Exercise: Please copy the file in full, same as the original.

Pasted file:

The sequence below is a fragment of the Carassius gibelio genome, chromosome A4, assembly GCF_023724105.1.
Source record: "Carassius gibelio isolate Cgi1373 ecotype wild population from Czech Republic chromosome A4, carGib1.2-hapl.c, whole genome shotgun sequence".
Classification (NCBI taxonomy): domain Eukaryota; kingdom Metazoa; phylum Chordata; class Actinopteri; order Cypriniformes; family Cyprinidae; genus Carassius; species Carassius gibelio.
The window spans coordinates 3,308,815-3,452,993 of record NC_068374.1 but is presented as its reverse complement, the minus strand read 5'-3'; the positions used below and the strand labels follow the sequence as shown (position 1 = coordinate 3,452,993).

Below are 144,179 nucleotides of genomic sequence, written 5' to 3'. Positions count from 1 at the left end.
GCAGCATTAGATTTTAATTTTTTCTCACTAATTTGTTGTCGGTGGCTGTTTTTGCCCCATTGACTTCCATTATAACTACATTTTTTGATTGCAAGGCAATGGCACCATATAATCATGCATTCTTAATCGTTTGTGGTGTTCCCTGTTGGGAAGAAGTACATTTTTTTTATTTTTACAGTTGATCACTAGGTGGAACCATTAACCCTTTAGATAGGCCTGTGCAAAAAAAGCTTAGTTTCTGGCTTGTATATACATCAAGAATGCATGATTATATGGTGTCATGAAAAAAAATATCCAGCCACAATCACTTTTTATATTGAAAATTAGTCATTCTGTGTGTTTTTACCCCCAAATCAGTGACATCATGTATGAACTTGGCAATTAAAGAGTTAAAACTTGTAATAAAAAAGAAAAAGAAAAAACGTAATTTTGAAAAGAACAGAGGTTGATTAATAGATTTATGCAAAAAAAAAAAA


The sequence below is a fragment of the Carassius gibelio genome, chromosome A4, assembly GCF_023724105.1.
Source record: "Carassius gibelio isolate Cgi1373 ecotype wild population from Czech Republic chromosome A4, carGib1.2-hapl.c, whole genome shotgun sequence".
Classification (NCBI taxonomy): domain Eukaryota; kingdom Metazoa; phylum Chordata; class Actinopteri; order Cypriniformes; family Cyprinidae; genus Carassius; species Carassius gibelio.
The window spans coordinates 3,308,815-3,452,993 of record NC_068374.1 but is presented as its reverse complement, the minus strand read 5'-3'; the positions used below and the strand labels follow the sequence as shown (position 1 = coordinate 3,452,993).

Below are 144,179 nucleotides of genomic sequence, written 5' to 3'. Positions count from 1 at the left end.
GCAGCATTAGATTTTAATTTTTTCTCACTAATTTGTTGTCGGTGGCTGTTTTTGCCCCATTGACTTCCATTATAACTACATTTTTTGATTGCAAGGCAATGGCACCATATAATCATGCATTCTTAATCGTTTGTGGTGTTCCCTGTTGGGAAGAAGTACATTTTTTTTATTTTTACAGTTGATCACTAGGTGGAACCATTAACCCTTTAGATAGGCCTGTGCAAAAAAAGCTTAGTTTCTGGCTTGTATATACATCAAGAATGCATGATTATATGGTGTCATGAAAAAAAATATCCAGCCACAATCACTTTTTATATTGAAAATTAGTCATTCTGTGTGTTTTTACCCCCAAATCAGTGACATCATGTATGAACTTGGCAATTAAAGAGTTAAAACTTGTAATAAAAAAGAAAAAGAAAAAACGTAATTTTGAAAAGAACAGAGGTTGATTAATAGATTTATGCAAAAAAAAAAAA